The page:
From JDSupra, Joseph Persoff discusses a pending case that may decide whether workers who spend 10-20 percent of their time working in California and the remainder of their time working in other states are subject to California labor laws. This is particularly important for independent contractors who may work 90% of their time in a different state but travel to California for meetings or to present their deliverables. Joseph writes:
For a company that does 100 percent of its business in California and employs workers who perform 100 percent of their work in California, it would not be surprising for the workers’ employment to be governed by California’s labor laws. But what if the employer operates in multiple states and the employees work in multiple states, with only a small fraction of their work performed in California – do California’s labor laws apply then? That is the question the California Supreme Court recently agreed to answer.
The California Supreme Court was presented with this question in three cases involving airlines – Oman v. Delta Air Lines (Case No. S248726), Ward v. United Airlines (Case No. S248702) and Vidrio v. United Airlines (Case No. S248702). Oman and Vidrio involve flight attendants, while Ward involves pilots. In Oman, a sampling of data revealed the four plaintiffs spent at most 14 percent of their time working in California. The class member flight attendants in Vidrio spent an average of 17 percent of their time at work in airspace above California, while the class member pilots in Ward spent an average of 12 percent of their work time in airspace above California. Additionally, the class members in Vidrio and Ward are California residents who pay California’s state income tax on their income. Of the four plaintiffs in Oman, two resided in California and were based at California airports, a third was based at a California airport but was not a California resident, and a fourth was neither based at a California airport nor a California resident.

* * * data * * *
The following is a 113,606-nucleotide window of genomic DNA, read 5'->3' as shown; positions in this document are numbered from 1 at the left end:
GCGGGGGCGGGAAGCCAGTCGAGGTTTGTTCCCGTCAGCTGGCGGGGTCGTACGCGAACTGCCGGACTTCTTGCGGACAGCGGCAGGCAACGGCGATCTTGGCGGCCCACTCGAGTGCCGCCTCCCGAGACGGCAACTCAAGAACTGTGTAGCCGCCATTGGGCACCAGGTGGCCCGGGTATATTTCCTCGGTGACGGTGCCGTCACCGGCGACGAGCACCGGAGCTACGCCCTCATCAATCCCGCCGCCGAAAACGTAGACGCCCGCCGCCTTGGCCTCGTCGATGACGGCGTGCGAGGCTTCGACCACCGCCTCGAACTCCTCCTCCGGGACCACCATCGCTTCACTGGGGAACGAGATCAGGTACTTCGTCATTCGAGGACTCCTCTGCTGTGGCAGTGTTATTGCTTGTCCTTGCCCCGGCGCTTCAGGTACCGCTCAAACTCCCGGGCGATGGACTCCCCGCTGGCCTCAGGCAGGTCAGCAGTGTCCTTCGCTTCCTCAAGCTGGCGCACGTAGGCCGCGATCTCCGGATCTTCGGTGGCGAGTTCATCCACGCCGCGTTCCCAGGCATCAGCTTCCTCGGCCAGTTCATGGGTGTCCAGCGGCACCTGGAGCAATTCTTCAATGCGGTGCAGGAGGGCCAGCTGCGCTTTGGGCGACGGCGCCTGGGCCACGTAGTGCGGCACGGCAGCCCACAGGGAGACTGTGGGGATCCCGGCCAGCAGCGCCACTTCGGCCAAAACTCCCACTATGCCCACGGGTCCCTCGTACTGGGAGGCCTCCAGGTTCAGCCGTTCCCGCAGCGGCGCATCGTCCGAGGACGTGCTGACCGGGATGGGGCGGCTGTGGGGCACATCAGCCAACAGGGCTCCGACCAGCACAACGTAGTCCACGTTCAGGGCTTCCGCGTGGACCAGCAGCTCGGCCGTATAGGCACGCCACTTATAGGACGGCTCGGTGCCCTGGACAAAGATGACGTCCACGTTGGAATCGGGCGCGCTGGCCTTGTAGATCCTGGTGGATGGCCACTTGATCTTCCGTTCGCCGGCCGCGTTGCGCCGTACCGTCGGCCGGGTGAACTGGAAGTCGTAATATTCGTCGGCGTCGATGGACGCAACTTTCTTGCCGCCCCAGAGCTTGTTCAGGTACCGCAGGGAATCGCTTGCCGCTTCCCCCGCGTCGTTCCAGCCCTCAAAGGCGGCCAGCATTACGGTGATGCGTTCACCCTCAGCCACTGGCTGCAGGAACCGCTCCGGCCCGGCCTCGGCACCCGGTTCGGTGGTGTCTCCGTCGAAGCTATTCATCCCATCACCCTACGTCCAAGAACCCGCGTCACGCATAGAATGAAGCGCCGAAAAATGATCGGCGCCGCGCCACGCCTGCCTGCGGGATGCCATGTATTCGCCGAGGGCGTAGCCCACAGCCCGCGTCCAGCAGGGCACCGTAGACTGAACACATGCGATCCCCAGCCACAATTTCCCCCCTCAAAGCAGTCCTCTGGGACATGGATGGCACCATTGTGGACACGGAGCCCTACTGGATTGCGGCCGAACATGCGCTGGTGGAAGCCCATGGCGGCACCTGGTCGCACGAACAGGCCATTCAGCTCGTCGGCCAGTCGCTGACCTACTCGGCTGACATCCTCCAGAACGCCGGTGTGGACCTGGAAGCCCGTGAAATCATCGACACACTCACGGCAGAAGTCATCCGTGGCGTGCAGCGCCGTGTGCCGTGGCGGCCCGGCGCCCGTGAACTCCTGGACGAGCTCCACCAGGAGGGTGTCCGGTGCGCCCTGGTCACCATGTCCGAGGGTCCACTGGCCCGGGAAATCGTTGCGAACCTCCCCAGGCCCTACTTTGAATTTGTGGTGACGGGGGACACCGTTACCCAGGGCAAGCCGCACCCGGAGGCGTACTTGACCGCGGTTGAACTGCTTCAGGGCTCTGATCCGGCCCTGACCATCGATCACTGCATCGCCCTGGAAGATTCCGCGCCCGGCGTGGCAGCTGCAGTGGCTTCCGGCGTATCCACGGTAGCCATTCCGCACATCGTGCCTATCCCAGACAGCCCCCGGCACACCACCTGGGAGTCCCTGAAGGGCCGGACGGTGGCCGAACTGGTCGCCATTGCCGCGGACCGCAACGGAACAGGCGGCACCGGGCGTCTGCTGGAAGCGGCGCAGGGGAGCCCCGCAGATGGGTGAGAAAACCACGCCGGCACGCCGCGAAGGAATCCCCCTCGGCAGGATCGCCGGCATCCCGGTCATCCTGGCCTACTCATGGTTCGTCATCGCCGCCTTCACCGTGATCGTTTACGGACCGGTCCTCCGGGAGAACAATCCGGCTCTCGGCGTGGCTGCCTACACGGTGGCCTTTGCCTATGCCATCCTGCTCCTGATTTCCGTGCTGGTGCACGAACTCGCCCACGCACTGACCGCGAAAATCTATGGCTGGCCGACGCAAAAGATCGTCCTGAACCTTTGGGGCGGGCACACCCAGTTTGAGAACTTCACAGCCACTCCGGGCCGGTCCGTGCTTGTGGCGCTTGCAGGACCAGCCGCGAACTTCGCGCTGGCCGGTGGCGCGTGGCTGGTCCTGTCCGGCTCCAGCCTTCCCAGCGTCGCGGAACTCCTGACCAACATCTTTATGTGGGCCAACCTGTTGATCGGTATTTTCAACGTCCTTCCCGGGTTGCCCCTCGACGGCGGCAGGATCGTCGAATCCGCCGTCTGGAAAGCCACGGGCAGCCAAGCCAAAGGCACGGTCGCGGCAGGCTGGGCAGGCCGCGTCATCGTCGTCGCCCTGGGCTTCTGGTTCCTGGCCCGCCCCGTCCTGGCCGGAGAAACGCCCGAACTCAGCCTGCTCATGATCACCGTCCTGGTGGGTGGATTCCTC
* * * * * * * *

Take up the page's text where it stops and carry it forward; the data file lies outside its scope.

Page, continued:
The three cases originated in federal court, and after the Ninth Circuit Court of Appeals was presented with briefing and heard the cases, the Ninth Circuit decided to ask the California Supreme Court to answer the questions presented, as the questions involved issues of substantive California law. The California Supreme Court has now agreed to answer the various questions presented by the three cases, which specifically involve the application of California Labor Code Section 226 and an employer’s duty to provide certain information on employee wage statements issued to employees as well as the application of California’s minimum wage and overtime laws.
The implications of a ruling that employees who work in California only 10 to 20 percent of the time are subject to California’s labor laws could be significant. For example, California Labor Code Section 226 has nine requirements for wage statements, and penalties for noncompliance include $50 for the first violation and $100 for each subsequent violation, capped at $4,000 per employee.
It is unclear when the California Supreme Court will render a decision. The briefing has not yet begun, and the California Supreme Court has no set requirement for scheduling a fully briefed case for oral argument. Once the court hears argument and the matter is submitted, however, the court has three months to render a decision.